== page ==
Young designers excel in national competition

Published on 20/05/2016 by news_admin

The calibre of graphic design undergraduates at Blackpool and The Fylde College continues to be recognised with a number of recent successes at national level. 

One degree student has made it to the final of a prestigious UK design award, while several others have been commended in a scheme recognising innovation in packaging design.

For the RSA Student Design Awards, Jay Stannard has been shortlisted against seven others to improve the way medicines are protected, dispensed, distributed and taken in sub-Saharan Africa. He has created a universal symbol language that replaces written instructions with a series of familiar images. These can be used to explain such things as dosage, storage and how to take the medicine.

If chosen as the overall winner on 1 June, he could then see his design developed during a paid internship with healthcare company GlaxoSmithKline.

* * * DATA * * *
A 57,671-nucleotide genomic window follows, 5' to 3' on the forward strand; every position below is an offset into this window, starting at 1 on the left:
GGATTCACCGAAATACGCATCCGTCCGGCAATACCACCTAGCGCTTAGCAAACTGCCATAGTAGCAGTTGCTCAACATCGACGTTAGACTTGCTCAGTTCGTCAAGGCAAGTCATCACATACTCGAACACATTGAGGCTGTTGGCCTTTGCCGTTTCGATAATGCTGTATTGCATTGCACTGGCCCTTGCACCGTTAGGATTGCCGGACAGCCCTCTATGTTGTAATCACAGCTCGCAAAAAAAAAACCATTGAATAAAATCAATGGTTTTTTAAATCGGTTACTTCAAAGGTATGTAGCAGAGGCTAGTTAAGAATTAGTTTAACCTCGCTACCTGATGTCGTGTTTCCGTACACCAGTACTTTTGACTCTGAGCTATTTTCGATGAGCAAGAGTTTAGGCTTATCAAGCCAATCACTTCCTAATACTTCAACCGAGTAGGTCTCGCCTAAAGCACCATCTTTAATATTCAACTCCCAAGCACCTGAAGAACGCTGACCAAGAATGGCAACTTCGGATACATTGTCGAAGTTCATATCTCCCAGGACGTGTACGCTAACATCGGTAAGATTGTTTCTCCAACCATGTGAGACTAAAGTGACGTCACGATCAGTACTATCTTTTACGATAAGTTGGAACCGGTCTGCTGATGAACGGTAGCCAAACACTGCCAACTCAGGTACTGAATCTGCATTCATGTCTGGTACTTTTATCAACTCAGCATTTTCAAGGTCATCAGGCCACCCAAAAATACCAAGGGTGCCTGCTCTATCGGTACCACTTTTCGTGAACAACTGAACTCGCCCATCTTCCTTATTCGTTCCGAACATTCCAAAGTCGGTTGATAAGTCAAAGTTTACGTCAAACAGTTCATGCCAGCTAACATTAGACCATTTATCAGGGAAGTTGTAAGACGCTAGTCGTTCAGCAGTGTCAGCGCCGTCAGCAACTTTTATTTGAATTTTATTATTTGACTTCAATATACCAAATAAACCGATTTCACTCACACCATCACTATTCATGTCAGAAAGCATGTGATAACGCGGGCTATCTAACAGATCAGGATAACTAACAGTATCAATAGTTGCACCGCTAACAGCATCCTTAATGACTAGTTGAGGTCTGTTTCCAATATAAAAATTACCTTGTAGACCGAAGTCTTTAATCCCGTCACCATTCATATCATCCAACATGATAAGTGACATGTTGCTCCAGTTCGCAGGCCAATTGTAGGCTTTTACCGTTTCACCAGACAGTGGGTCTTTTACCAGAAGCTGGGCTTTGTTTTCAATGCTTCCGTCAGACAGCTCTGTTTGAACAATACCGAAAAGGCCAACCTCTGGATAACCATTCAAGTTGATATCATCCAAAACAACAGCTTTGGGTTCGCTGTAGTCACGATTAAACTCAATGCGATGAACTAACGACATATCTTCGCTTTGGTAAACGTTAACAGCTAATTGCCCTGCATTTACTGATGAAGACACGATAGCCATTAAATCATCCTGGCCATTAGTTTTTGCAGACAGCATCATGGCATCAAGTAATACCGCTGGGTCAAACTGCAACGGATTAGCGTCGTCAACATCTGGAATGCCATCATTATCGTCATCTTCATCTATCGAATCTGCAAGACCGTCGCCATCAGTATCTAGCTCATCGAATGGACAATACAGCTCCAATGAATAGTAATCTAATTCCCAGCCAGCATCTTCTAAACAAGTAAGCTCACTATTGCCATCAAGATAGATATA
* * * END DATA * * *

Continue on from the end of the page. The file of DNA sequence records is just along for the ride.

Jay said:

“Literacy levels are very low in some poorer parts of Africa, which makes it very difficult to teach them about the medicines they need for themselves and their children. My idea was a series of pictograms that simplify the instructions and make reading them without the written language as easy as possible.

“It’s great to have been shortlisted, now all I have to do is sit in front of a panel of judges and explain the thinking behind my design, which is a little daunting.”

Fellow student Connor Dodd has received a bronze accolade in the Starpack Industry Awards, while classmates Imogen Milsom, Sian Bonnell, Robert Wharton, Edward Foster and Leah Woodland were commended in the same competition.

Their briefs included repackaging existing products, creating a point of sales display or producing packaging for a BBQ pack. Their competitors weren’t just students, they also included people already working in the design industry.

Several of the group were also successful in the National Calender Awards earlier this year, with Chris Cornall’s Student Survival Guide making it into production.

Imogen Milson said being able to enter competitions like these is invaluable to their learning:

“Doing work for the industry improves your confidence. Grades are all well and good, but when you get national recognition it gives you that extra edge.”

Edward Foster added:

“It pushes you that little bit harder because your designs are being seen by industry professionals that you might end up working with in the future and you want to make a lasting impression.”